FDA Further Restricts Amount of Tylenol in Pain Products
FDA recommends physicians stop prescribing and dispensing prescription combination drug products with more than 325 mg of acetaminophen to protect consumers, including pain products that contain Tylenol and opioids.
The Food and Drug Administration has asked physicians to stop prescribing combination pain products that contain more than 325 mg/dose of acetaminophen. By limiting the amount of acetaminophen (Tylenol) prescribed, the FDA is hoping to lessen the risk of liver injury due to a accidental acetaminophen overdose.
According to the FDA, "There are no available data to show that taking more than 325 mg of acetaminophen per dosage unit provides additional benefit that outweighs the added risks for liver injury." The agency recommends, therefore, that "health care providers consider prescribing combination drug products that contain 325 mg or less of acetaminophen. We also recommend that when a pharmacist receives a prescription for a combination product with more than 325 mg of acetaminophen per dosage unit that they contact the prescriber to discuss a product with a lower dose of acetaminophen." When making individual dosing determinations, health care providers should always consider the amounts of both the acetaminophen and the opioid components in the prescription combination drug product.
In January 2011, the FDA asked manufacturers of prescription combination drug products containing acetaminophen to limit the amount of acetaminophen to no more than 325 mg in each tablet or capsule by January 14, 2014. "We requested this action to protect consumers from the risk of severe liver damage which can result from taking too much acetaminophen," noted the agency. This category of prescription drugs combines acetaminophen with another ingredient intended to treat pain (most often an opioid), and these products are commonly prescribed to consumers for pain, such as pain from acute injuries, post-operative pain, or pain following dental procedures.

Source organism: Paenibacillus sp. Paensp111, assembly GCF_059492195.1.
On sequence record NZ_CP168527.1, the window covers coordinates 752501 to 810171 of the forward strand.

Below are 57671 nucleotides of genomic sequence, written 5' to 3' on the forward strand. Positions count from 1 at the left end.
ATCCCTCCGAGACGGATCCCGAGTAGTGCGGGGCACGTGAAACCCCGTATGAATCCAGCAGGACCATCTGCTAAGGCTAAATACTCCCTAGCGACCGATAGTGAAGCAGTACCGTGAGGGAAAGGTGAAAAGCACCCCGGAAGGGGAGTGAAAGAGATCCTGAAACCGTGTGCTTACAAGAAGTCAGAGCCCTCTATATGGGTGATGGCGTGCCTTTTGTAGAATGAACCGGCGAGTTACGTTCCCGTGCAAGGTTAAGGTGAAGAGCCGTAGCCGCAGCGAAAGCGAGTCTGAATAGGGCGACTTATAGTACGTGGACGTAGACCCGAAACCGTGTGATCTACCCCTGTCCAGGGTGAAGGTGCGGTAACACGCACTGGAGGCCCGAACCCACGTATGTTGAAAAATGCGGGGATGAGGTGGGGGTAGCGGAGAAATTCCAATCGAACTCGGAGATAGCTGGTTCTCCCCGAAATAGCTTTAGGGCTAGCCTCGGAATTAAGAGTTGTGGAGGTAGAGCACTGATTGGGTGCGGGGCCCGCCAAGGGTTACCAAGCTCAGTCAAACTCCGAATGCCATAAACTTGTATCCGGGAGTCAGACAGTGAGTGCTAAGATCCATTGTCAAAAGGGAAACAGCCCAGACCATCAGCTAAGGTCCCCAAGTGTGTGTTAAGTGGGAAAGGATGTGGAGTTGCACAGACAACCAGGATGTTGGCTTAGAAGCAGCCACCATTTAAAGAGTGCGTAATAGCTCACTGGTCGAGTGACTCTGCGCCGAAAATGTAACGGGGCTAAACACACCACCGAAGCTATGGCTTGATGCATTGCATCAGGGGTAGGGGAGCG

More than half of manufacturers have voluntarily complied with our request. However, some prescription combination drug products containing more than 325 mg of acetaminophen per dosage unit remain available.
In the near future, the FDA intends recommend withdrawal of all prescription combination drug products containing more than 325 mg of acetaminophen per dosage unit that remain on the market.
Cases of severe liver injury with acetaminophen have occurred in patients who:
- took more than the prescribed dose of an acetaminophen-containing product in a 24-hour period;
- took more than one acetaminophen-containing product at the same time; or
- drank alcohol while taking acetaminophen products.
Inadvertent overdose from prescription combination drugs containing acetaminophen accounts for nearly half of all cases of acetaminophen-related liver failure in the United States, some of which result in liver transplant or death.
Acetaminophen is also widely used as an over-the-counter (OTC) pain and fever medication, and is often combined with other ingredients, such as cough and cold ingredients. The FDA will address OTC acetaminophen products in another regulatory action. Many consumers are often unaware that many products (both prescription and OTC) contain acetaminophen, making it easy to accidentally take too much.